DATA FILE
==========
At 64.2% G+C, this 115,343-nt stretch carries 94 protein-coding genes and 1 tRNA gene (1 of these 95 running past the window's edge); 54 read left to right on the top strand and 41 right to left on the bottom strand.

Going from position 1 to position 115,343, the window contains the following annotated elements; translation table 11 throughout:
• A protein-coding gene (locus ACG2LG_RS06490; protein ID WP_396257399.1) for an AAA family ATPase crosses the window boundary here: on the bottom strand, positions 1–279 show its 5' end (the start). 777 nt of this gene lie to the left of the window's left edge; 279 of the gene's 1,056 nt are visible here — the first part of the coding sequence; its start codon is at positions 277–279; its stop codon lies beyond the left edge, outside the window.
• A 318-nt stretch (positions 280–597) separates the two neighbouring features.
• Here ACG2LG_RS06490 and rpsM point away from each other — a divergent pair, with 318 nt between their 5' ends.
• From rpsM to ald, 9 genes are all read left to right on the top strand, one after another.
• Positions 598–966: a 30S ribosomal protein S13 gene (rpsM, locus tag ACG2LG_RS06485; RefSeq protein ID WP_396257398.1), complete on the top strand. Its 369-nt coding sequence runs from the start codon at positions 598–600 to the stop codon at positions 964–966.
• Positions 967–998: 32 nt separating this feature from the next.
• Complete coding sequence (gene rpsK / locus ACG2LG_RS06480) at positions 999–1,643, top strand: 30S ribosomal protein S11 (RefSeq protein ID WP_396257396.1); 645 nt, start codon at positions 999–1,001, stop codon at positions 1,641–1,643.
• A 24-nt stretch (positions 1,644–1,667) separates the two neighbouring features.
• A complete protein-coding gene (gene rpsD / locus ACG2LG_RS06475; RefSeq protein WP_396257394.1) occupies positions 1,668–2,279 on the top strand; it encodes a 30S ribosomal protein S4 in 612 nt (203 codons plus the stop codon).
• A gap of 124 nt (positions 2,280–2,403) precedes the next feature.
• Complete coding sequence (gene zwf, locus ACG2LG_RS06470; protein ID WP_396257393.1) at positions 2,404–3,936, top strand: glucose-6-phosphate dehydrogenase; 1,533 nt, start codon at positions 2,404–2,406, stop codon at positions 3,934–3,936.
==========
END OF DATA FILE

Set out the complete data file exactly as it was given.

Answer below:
At 64.2% G+C, this 115,343-nt stretch carries 94 protein-coding genes and 1 tRNA gene (1 of these 95 running past the window's edge); 54 read left to right on the top strand and 41 right to left on the bottom strand.

Going from position 1 to position 115,343, the window contains the following annotated elements; translation table 11 throughout:
• A protein-coding gene (locus ACG2LG_RS06490; protein ID WP_396257399.1) for an AAA family ATPase crosses the window boundary here: on the bottom strand, positions 1–279 show its 5' end (the start). 777 nt of this gene lie to the left of the window's left edge; 279 of the gene's 1,056 nt are visible here — the first part of the coding sequence; its start codon is at positions 277–279; its stop codon lies beyond the left edge, outside the window.
• A 318-nt stretch (positions 280–597) separates the two neighbouring features.
• Here ACG2LG_RS06490 and rpsM point away from each other — a divergent pair, with 318 nt between their 5' ends.
• From rpsM to ald, 9 genes are all read left to right on the top strand, one after another.
• Positions 598–966: a 30S ribosomal protein S13 gene (rpsM, locus tag ACG2LG_RS06485; RefSeq protein ID WP_396257398.1), complete on the top strand. Its 369-nt coding sequence runs from the start codon at positions 598–600 to the stop codon at positions 964–966.
• Positions 967–998: 32 nt separating this feature from the next.
• Complete coding sequence (gene rpsK / locus ACG2LG_RS06480) at positions 999–1,643, top strand: 30S ribosomal protein S11 (RefSeq protein ID WP_396257396.1); 645 nt, start codon at positions 999–1,001, stop codon at positions 1,641–1,643.
• A 24-nt stretch (positions 1,644–1,667) separates the two neighbouring features.
• A complete protein-coding gene (gene rpsD / locus ACG2LG_RS06475; RefSeq protein WP_396257394.1) occupies positions 1,668–2,279 on the top strand; it encodes a 30S ribosomal protein S4 in 612 nt (203 codons plus the stop codon).
• A gap of 124 nt (positions 2,280–2,403) precedes the next feature.
• Complete coding sequence (gene zwf, locus ACG2LG_RS06470; protein ID WP_396257393.1) at positions 2,404–3,936, top strand: glucose-6-phosphate dehydrogenase; 1,533 nt, start codon at positions 2,404–2,406, stop codon at positions 3,934–3,936.